After being in print for twenty years, the Chronological Encyclopedia of Discoveries in Space, covering everything that was learned on every single space mission in the 20th century, has finally gone out of print.
Behind The Black, c/o Robert Zimmerman
Cortaro, AZ 85652
"Useful to space buffs and generalists, comprehensive but readable, Bob Zimmerman's Encyclopedia belongs front and center on everyone's bookshelf." -- Mike Collins, Apollo 11 astronaut
"The Chronological Encylopedia of Discoveries in Space is no passionless compendium of information. Robert Zimmerman's fact-filled reports, which cover virtually every spacecraft or probe to have ventured into the heavens, relate the scientific and technical adventure of space exploration enthusiastically and with authority." -- American Scientist
Like rats fleeing a sinking ship: The Canadian government has decided not to fund that country’s contribution to NASA’s WFIRST space telescope project, presently expected to cost $3.2 billion total (already over-budget in the design phase) and set to launch sometime in the 2020s (don’t bet on it).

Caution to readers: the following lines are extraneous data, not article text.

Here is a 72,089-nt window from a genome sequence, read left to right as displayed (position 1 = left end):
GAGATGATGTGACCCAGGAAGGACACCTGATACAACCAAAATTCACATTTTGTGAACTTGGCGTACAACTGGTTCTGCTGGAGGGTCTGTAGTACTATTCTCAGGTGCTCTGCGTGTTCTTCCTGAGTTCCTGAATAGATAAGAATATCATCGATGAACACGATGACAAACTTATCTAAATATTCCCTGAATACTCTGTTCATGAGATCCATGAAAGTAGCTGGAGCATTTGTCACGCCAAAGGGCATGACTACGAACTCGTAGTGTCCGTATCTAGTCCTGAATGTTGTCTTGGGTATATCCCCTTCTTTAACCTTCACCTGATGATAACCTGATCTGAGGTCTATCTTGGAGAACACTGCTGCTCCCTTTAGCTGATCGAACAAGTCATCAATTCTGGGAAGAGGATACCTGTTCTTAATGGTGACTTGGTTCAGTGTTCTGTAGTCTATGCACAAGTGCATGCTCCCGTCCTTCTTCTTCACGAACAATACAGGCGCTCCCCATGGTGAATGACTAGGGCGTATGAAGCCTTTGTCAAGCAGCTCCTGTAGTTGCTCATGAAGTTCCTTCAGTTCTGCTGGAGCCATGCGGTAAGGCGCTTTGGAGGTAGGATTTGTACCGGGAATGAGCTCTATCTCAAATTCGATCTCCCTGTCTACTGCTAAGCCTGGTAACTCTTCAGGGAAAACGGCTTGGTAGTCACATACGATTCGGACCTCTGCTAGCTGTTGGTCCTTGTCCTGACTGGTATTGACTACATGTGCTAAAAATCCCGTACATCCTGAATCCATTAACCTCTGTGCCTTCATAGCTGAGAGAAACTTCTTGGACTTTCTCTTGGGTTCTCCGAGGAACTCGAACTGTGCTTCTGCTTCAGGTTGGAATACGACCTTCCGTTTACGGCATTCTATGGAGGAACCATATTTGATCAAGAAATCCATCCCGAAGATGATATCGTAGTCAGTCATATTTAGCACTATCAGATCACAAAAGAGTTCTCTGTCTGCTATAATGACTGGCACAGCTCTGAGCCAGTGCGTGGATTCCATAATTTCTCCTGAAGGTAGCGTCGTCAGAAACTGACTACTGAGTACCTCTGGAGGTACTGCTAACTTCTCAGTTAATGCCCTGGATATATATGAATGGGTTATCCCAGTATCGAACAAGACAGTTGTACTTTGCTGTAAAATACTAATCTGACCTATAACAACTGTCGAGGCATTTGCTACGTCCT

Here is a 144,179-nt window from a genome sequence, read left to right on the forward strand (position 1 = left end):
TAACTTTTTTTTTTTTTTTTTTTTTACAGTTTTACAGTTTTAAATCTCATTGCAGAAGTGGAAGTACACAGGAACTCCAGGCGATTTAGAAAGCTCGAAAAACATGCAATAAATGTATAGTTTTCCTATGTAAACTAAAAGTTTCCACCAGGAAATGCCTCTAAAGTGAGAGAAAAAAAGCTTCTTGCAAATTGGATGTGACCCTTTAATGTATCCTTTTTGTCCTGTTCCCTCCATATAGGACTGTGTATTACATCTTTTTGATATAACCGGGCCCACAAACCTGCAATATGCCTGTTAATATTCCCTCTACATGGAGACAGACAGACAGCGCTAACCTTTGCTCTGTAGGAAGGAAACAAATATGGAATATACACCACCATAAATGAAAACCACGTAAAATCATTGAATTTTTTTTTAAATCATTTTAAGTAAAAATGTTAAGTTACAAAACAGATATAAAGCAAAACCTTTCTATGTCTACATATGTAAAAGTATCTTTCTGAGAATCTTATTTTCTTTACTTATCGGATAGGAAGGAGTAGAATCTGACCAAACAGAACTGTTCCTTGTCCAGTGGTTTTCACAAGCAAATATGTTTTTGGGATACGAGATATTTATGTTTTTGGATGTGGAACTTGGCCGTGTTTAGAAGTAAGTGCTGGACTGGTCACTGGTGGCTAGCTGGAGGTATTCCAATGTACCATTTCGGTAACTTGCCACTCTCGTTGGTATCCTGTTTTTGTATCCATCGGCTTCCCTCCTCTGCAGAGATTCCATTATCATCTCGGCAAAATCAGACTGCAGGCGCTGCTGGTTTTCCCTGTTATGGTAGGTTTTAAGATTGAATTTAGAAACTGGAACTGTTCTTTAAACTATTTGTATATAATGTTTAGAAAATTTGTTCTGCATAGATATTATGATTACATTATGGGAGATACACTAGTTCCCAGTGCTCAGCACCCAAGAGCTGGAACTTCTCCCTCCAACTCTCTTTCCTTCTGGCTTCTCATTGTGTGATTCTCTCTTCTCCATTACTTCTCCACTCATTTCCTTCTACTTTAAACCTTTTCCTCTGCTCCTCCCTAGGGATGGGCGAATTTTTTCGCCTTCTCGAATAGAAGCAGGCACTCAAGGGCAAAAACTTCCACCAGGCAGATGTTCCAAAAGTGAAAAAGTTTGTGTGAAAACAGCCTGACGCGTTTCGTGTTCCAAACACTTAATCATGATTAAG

The Canadian instrument would have been focused on studying dark energy, the mysterious force that is theorized to cause the universe’s expansion rate to accelerate over vast distances.
I can understand the skepticism of the Canadian government. Why commit anything to a project that is already over-budget and has unreliable support in the U.S. (Trump tried to ax it, Congress restored it, for now)? The project is also so far in the future it makes more sense to spend this money on astronomy projects that could be built and used now.